A licensee must submit an exploratory boring sealing report to the commissioner that contains the information in subparts 2 and 3 within 30 days of temporary or permanent sealing. The report must be submitted on a form provided by the commissioner.
A permanent sealing report must be filed when a temporarily sealed exploratory boring is permanently sealed. A new temporary sealing report must be filed when a temporarily sealed exploratory boring is drilled deeper or otherwise reconstructed and the explorer again wants to temporarily seal the boring.
The average scintillometer reading of waste drill cuttings must be reported only for exploratory borings that are drilled to explore or prospect for uranium or other radioactive metallic minerals.
If an exploratory boring is not permanently sealed within 30 days of the completion of drilling, the licensee must submit a temporary sealing report to the commissioner. The sealing report must contain the following information:
the name and address of the property owner;
the name and license number of the explorer doing the work, the name of the drilling contractor performing the work, and the signature of the responsible individual;
the date work was completed;
the county, township, range, section, and three quartiles where the exploratory boring is located;
a description of the geological materials penetrated by the boring according to subpart 4;
the original and current exploratory boring depth;
the date of construction;
the drilling method;
the drilling fluids used;
the bore hole diameter and depth;
the casing type, diameter, and depth, if present;
the method of covering and protecting the casing;
the open hole, screen, or perforation depth interval, if present;
the static water level;
the scintillometer reading, if required by subpart 1; and
the materials and methods used to grout the annular space around the casing, if present.
In addition to the information in subpart 2, a permanent sealing report must contain the following information:
the grout or sealing materials, quantities, and intervals where the grout was placed; and
a description of any obstructions removed or remaining in the exploratory boring.
A licensee must report the geological materials penetrated in drilling an exploratory boring. The report must include the rock or sediment types, color, and relative hardness. The grain size must be reported for unconsolidated sediments and may be based on field observation without technical size measurement. Descriptions must use terms contained in items A and B, the Dictionary of Geological Terms, or ASTM Standard D2487-85.
|(1) Clay||Up to 0.005||Up to 0.0002|
|(2) Silt||0.005 to 0.062||0.0002 to 0.0025|
|(3) Fine sand||0.062 to 0.250||0.0025 to 0.0100|
|(4) Medium sand||0.250 to 0.500||0.0100 to 0.0200|
|(5) Coarse sand||0.500 to 1.000||0.0200 to 0.0400|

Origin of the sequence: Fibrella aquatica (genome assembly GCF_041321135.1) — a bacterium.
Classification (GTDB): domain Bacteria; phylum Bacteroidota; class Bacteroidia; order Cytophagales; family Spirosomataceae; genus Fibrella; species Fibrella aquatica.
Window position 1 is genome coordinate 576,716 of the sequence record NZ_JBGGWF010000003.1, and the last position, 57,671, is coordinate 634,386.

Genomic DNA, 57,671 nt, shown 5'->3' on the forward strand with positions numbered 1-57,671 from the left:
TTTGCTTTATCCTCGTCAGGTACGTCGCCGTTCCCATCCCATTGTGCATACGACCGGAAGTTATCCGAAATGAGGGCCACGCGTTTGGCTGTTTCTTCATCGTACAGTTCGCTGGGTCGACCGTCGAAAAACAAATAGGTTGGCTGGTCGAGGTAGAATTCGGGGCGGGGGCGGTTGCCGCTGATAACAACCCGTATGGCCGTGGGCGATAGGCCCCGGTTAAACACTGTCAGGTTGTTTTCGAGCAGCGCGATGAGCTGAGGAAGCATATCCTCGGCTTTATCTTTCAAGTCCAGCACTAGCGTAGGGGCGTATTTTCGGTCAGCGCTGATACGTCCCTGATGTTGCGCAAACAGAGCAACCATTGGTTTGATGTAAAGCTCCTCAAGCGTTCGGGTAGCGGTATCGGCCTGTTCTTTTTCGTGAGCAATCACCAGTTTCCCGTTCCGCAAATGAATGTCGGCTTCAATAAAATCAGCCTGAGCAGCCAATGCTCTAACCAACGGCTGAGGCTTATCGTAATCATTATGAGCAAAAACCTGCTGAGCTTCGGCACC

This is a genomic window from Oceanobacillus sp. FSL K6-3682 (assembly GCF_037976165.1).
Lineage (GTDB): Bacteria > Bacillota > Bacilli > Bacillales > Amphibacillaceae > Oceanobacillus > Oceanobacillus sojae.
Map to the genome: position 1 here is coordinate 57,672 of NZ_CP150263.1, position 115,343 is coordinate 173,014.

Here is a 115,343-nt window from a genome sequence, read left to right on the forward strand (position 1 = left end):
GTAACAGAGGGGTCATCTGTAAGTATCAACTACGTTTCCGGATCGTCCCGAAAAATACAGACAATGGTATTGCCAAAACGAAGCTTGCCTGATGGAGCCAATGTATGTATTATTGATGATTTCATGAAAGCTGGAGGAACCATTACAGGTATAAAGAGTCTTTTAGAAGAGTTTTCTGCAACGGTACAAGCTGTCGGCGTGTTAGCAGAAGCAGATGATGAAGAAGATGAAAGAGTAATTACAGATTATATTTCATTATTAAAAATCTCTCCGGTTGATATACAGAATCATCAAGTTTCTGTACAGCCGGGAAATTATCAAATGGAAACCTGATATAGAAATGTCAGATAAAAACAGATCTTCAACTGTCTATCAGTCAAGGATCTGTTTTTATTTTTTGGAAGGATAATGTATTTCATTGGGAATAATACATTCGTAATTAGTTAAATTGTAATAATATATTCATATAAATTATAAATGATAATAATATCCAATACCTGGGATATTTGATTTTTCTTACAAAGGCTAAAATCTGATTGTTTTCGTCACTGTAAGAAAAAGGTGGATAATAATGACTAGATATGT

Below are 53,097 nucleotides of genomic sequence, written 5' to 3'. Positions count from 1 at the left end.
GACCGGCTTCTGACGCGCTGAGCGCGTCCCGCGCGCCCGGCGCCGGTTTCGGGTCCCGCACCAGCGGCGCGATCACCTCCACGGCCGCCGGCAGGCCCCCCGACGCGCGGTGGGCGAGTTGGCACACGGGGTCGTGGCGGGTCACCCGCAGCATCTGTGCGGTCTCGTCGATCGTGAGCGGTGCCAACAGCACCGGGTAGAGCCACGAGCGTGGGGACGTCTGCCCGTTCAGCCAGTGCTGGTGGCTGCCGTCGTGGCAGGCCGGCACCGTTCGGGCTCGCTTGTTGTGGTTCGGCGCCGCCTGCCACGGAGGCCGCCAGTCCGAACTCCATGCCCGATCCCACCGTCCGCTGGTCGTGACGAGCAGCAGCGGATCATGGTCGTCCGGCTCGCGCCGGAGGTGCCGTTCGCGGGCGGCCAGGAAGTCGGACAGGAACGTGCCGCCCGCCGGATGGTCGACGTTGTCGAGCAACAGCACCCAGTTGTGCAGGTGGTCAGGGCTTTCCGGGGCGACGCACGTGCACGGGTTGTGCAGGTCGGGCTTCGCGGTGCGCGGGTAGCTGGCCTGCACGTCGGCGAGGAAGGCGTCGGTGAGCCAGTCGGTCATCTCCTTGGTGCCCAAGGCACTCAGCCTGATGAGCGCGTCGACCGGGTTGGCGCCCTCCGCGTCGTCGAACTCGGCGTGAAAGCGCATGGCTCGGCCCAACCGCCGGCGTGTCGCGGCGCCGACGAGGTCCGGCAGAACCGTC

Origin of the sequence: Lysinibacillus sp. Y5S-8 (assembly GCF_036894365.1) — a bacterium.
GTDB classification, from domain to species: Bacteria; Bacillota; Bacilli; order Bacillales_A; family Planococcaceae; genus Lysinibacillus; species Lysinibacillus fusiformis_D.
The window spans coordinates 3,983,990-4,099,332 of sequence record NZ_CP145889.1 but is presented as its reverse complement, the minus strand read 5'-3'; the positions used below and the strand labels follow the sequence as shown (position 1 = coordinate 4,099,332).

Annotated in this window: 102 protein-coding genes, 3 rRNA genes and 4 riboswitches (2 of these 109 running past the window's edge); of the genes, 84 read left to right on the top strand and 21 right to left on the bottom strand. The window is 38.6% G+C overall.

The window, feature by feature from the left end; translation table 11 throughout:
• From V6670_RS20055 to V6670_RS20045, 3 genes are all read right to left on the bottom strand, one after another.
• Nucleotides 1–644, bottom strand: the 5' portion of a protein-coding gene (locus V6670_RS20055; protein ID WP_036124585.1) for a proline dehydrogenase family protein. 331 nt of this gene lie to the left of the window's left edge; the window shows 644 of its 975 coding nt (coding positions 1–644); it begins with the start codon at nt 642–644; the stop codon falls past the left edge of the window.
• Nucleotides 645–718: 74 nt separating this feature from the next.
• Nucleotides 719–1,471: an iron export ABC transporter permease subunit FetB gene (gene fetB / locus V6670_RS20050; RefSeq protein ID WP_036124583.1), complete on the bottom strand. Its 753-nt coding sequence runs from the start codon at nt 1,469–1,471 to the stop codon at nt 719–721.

|(6) Very coarse sand||1.000 to 2.000||0.0400 to 0.0800|
|(7) Fine gravel||2.000 to 4.000||0.0800 to 0.1600|
|(8) Coarse gravel||4.000 to 62.500||0.1600 to 2.5000|
|(9) Cobbles||62.500 to 250.000||2.5000 to 10.000|
basalt, which is a very fine-grained, dark igneous rock, commonly black, dark gray, or dark red-brown, in which the mineral grains cannot be distinguished with the unaided eye;
carbonate rock, which is a sedimentary rock consisting of limestone, dolomite, or dolostone;
dolomite or dolostone, which is a sedimentary rock composed primarily of the mineral dolomite (calcium-magnesium carbonate), which effervesces weakly in dilute hydrochloric acid;
gabbro, which is a dark-colored, basic intrusive igneous rock comprised principally of basic plagioclase (commonly labradorite or bytownite) and clinopyroxene (augite);
gneiss, which is a foliated rock formed by regional metamorphism, in which bands or lenticles of granular minerals alternate with bands or lenticles in which minerals having flaky or elongate prismatic habits predominate;
granite, which is a coarse-grained, light-colored igneous rock in which quartz constitutes 10 to 50 percent of the felsic components and in which the alkali feldspar/total feldspar ratio is generally restricted to the range of 65 to 90 percent;
iron formation, which is a chemical sedimentary rock, typically thin-bedded or finely laminated, containing at least 15 percent iron of sedimentary origin, and commonly but not necessarily containing layers of chert;
limestone, which is a sedimentary rock composed primarily of the mineral calcite (calcium carbonate), which effervesces freely in dilute hydrochloric acid;
metasedimentary rock, which is a sedimentary rock that shows evidence of having been subjected to metamorphism;
metavolcanic rock, which is a volcanic rock that shows evidence of having been subjected to metamorphism;
quartzite, which is a very hard sandstone, consisting chiefly of quartz grains that have been so completely and solidly cemented with secondary silica that the rock breaks across or through the grains rather than around them or a granoblastic metamorphic rock consisting mainly of quartz, which is formed by recrystallization of sandstone or chert by metamorphism;
sandstone, which is a sedimentary rock consisting of cemented or otherwise compacted sediment and composed predominantly of sand-sized particles generally of quartz;
schist, which is a strongly foliated crystalline rock, formed by dynamic metamorphism, that can be readily split into thin flakes or slabs due to the well-developed parallelism of more than 50 percent of the minerals;
shale, which is a sedimentary rock consisting of compacted or cemented silt and clay;
slate, which is a fine-grained, hard, dark-colored metamorphic rock derived from shale and which typically is gray and splits readily into flat pieces; and
volcanic rock, which is generally a finely crystalline or glassy igneous rock resulting from volcanic action at or near the earth's surface.
MS s 103I.101
28 SR 147
September 15, 2003